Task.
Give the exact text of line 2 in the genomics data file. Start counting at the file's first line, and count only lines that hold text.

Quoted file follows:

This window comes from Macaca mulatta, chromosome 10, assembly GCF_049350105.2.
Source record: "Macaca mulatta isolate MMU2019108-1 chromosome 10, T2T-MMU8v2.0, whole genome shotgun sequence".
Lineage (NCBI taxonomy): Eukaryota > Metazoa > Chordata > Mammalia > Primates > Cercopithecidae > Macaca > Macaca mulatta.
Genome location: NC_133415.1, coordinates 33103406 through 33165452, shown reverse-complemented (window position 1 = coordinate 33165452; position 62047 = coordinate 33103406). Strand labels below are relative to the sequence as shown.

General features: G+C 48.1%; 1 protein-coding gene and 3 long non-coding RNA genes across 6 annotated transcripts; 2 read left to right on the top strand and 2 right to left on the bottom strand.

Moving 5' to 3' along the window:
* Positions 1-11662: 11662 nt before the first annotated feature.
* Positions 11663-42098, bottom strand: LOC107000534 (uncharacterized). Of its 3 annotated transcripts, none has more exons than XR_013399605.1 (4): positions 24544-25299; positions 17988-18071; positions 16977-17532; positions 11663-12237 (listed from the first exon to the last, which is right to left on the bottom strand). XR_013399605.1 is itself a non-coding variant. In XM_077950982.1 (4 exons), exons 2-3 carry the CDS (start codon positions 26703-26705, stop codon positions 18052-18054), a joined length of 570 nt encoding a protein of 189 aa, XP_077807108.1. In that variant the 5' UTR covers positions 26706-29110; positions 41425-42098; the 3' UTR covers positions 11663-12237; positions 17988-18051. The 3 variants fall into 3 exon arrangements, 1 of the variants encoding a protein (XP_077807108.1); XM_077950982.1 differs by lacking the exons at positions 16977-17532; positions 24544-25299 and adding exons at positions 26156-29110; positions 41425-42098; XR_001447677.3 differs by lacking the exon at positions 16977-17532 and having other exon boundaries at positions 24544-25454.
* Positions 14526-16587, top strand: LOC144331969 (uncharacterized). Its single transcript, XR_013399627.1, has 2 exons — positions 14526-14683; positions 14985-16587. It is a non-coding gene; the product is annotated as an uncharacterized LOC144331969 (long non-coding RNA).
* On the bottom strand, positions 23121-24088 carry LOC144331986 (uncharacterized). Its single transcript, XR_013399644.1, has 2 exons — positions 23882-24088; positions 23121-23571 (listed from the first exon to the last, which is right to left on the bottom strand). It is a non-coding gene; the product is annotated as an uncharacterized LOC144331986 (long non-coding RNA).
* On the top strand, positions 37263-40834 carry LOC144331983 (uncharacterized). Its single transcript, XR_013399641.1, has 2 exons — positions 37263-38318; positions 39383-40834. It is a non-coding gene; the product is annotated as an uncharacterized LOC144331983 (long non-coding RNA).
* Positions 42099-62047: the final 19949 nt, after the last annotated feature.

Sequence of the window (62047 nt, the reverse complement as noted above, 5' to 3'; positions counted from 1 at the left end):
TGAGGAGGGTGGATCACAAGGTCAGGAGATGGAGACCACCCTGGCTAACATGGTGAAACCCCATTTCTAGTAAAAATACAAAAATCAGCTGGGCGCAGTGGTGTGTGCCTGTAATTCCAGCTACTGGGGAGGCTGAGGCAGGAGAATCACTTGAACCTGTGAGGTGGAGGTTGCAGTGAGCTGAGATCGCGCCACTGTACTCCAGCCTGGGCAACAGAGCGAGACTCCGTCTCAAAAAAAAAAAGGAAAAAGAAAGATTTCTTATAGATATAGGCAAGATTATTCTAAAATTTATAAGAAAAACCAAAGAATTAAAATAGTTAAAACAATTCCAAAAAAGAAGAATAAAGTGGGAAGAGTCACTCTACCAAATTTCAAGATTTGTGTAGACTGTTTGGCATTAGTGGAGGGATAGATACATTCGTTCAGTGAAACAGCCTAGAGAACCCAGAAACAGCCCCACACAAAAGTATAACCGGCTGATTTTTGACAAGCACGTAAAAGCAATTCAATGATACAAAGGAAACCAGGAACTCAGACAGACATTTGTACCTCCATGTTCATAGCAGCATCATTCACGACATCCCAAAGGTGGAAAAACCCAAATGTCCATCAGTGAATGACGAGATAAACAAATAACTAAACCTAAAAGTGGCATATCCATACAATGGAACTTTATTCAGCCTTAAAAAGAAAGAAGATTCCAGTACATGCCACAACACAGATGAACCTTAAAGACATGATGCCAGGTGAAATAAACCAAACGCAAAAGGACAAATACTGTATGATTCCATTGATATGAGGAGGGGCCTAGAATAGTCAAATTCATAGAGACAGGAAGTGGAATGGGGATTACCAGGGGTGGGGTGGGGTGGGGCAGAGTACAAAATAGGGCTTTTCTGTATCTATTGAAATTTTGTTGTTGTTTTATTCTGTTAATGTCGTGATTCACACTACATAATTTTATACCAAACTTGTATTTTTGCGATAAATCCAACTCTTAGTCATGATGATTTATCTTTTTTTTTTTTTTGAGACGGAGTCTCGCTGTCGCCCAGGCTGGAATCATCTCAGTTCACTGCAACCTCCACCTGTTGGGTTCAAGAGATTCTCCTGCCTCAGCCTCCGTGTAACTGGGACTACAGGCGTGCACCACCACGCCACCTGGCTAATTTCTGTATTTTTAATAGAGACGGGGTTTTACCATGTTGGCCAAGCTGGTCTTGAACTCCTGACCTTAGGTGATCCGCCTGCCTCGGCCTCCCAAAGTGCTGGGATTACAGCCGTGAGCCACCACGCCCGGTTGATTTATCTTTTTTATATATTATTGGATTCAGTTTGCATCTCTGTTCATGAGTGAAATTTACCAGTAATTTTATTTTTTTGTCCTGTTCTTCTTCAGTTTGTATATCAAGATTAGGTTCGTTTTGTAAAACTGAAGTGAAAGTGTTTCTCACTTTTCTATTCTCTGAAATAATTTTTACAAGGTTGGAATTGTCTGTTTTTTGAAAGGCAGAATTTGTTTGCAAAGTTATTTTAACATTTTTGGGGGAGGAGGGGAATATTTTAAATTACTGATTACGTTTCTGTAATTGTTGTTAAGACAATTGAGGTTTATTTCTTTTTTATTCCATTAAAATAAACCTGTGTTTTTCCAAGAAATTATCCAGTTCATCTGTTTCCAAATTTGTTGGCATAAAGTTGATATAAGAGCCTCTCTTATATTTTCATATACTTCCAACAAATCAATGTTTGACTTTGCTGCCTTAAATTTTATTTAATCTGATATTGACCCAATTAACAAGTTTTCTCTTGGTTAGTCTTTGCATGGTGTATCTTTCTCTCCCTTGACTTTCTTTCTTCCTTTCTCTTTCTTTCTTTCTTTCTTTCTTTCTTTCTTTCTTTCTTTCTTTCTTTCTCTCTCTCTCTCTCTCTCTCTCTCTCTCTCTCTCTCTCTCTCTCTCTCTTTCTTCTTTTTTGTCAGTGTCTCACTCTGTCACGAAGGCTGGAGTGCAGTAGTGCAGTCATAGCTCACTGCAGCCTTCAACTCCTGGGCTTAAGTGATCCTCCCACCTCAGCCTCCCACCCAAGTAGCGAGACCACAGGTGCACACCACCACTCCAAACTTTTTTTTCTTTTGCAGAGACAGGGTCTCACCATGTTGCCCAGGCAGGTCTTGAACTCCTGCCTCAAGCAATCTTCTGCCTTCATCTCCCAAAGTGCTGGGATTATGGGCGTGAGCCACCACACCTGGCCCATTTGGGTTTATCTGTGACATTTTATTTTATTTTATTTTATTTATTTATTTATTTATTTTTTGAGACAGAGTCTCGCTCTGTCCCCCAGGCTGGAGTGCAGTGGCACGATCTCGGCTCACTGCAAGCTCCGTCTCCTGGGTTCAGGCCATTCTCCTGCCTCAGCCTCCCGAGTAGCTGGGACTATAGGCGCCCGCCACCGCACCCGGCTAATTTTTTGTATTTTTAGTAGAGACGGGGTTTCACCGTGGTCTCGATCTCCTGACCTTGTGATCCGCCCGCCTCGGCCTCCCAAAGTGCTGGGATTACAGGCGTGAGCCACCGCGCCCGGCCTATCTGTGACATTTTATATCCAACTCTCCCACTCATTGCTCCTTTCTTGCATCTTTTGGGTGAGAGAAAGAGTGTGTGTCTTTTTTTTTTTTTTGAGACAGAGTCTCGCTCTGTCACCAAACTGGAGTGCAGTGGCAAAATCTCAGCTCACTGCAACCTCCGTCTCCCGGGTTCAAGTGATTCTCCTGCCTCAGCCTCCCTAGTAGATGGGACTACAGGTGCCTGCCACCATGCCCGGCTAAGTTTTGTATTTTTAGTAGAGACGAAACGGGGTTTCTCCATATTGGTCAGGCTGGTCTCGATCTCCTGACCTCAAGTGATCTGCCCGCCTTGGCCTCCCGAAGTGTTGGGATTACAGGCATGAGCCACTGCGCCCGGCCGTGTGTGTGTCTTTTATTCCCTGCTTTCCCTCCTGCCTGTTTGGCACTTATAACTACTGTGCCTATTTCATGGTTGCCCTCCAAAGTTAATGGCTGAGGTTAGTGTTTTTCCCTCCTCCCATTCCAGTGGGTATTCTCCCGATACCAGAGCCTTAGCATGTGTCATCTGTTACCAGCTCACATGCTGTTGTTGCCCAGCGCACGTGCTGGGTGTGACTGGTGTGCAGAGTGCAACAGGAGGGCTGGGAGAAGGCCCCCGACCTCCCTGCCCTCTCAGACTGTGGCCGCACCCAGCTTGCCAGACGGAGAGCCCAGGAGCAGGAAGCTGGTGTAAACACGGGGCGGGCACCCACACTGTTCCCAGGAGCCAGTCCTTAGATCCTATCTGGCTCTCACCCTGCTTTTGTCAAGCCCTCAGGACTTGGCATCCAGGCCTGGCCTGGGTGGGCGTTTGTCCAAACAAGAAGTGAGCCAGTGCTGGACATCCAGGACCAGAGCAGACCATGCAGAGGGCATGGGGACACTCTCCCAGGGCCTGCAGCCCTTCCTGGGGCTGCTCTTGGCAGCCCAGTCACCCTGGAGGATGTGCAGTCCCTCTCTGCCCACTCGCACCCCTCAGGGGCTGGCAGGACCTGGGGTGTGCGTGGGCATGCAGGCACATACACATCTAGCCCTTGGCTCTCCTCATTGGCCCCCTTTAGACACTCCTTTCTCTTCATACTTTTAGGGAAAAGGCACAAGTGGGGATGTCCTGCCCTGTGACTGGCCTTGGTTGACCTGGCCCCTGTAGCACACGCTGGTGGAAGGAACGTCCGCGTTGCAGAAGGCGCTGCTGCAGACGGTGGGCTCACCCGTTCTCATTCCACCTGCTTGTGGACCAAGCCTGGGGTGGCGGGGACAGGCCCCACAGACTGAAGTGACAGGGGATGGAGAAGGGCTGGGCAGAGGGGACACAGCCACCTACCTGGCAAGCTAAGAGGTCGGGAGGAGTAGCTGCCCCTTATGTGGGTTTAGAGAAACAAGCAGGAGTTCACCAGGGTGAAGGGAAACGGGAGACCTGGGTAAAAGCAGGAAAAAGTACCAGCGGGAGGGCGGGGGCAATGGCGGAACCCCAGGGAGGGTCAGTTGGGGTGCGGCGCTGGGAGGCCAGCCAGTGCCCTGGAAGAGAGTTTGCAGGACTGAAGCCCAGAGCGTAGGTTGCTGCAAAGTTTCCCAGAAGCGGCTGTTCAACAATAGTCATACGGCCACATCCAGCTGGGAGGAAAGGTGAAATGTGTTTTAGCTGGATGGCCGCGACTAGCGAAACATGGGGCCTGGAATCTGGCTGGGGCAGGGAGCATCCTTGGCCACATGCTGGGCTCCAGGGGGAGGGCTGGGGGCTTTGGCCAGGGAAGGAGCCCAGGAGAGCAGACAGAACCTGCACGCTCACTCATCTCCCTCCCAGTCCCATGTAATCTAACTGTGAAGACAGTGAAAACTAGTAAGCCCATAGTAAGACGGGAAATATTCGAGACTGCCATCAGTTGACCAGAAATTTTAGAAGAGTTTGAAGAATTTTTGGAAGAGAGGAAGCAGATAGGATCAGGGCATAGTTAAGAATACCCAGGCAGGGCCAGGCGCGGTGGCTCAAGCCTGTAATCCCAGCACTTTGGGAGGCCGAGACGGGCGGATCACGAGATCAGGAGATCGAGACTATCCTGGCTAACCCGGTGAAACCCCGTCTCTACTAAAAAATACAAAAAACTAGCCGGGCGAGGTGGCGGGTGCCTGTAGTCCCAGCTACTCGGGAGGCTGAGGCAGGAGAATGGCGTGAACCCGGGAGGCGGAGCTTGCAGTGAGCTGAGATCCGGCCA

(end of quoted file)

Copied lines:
Source record: "Macaca mulatta isolate MMU2019108-1 chromosome 10, T2T-MMU8v2.0, whole genome shotgun sequence".